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Information on the latest vitamin D news and research.

Find out more information on deficiency, supplementation, sun exposure, and how vitamin D relates to your health.

La Leche Leauge share information on their organization

In my July 28th blog, I made an inaccurate statement about La Leche League’s beliefs in regards to when babies will begin eating solid foods. To correct this error, I have asked Fiona Audy of La Leche League to share their information with Vitamin D Council blog readers. Here are some of the things she wished to share:

  • La Leche League has always believed that breast milk is the ideal food for babies and that full term healthy babies need no other foods in the first six months.
  • La Leche League (along with the World Health Organization and the Canadian and American Pediatric Societies) recognize that most healthy full term babies will start to show an interest in solid foods around the middle of the first year of life. Babies will increase their consumption of complementary foods while also continuing to breastfed to a year, or beyond if mother and baby wish to.
  • La Leche League recognizes that vitamin D is an important hormone created in the skin with sunlight exposure.
  • Lack of sunlight exposure due to geography, lifestyle, cultural norms, clothing and sunscreen means that many people have inadequate vitamin D levels. La Leche League encourages people to talk with their health professionals regarding vitamin D supplementation for both adults and children, regardless of how they are fed.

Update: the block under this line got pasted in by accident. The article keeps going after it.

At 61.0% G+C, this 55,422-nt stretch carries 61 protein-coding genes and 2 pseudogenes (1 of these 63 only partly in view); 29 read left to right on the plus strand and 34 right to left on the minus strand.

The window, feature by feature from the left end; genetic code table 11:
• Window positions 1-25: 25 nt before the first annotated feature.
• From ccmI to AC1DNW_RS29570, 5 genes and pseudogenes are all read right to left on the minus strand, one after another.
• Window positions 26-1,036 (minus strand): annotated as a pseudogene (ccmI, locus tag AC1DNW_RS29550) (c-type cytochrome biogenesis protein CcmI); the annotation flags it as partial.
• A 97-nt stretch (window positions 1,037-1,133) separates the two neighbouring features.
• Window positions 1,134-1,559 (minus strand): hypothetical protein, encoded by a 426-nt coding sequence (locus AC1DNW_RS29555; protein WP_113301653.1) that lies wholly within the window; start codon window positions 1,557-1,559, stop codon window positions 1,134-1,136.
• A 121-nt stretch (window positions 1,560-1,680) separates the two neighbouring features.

La Leche League and I have differing views on the specific style of the information they should be providing to breastfeeding mothers in regards to vitamin D supplementation. We do however agree that it is important for mothers to know about the risks of vitamin D deficiency and to understand that oral supplementation can prevent and correct deficiencies in mothers and children.

However, I maintain that Dr. Hollis’s prior discovery of how high vitamin D blood levels need to be to produce enough vitamin D in breast milk (40-50 ng/ml) is the one of the best biomarkers we have to date, and one that paints a good picture for how much vitamin D a pregnant or breastfeeding mother needs.

  About: John Cannell, MD

Dr. John Cannell is founder of the Vitamin D Council. He has written many peer-reviewed papers on vitamin D and speaks frequently across the United States on the subject. Dr. Cannell holds an M.D. and has served the medical field as a general practitioner, emergency physician, and psychiatrist.